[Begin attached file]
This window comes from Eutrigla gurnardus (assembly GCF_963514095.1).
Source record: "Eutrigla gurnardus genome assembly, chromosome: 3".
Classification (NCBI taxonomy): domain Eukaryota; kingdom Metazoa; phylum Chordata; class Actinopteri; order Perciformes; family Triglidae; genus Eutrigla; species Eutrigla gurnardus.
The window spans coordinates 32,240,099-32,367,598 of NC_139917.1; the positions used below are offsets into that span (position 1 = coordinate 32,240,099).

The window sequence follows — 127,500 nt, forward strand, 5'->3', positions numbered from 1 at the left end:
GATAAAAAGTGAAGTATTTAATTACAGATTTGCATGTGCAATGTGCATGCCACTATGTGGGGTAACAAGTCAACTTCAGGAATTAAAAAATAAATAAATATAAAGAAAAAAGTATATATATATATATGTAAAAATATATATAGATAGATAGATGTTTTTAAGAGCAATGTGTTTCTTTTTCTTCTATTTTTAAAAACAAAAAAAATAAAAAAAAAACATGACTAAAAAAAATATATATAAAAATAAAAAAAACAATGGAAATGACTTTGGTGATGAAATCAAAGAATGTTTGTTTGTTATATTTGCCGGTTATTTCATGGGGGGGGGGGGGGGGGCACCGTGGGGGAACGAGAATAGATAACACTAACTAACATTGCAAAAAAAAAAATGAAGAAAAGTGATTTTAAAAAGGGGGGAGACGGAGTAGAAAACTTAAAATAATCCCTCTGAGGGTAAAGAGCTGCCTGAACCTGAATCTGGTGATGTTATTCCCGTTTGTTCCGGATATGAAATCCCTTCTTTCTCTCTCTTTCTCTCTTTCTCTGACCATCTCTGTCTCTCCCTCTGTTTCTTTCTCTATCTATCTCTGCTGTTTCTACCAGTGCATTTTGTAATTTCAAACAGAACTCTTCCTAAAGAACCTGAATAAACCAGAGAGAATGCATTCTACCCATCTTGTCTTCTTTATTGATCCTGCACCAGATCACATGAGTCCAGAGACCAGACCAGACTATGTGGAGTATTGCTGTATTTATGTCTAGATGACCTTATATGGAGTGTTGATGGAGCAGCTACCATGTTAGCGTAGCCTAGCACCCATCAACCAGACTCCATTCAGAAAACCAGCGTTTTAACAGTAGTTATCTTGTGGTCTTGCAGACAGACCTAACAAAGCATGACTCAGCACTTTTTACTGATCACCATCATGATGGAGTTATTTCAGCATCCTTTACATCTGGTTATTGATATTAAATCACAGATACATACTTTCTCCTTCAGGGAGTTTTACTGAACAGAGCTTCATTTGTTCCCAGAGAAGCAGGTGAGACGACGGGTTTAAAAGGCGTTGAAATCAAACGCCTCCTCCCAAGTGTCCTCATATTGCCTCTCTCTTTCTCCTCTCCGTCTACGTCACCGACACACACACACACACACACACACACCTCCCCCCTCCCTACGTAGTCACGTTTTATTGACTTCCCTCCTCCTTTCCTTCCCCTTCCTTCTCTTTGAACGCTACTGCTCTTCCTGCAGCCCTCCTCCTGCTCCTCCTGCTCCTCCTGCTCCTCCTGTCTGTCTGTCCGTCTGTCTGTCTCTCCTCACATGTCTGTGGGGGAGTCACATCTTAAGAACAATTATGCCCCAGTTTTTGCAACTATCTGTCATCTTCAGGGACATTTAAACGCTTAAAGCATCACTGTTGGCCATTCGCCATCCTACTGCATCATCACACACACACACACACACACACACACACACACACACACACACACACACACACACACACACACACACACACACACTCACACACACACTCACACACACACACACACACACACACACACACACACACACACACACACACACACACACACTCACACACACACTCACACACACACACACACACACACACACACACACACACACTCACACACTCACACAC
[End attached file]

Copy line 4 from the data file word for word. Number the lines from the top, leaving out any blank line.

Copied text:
The window spans coordinates 32,240,099-32,367,598 of NC_139917.1; the positions used below are offsets into that span (position 1 = coordinate 32,240,099).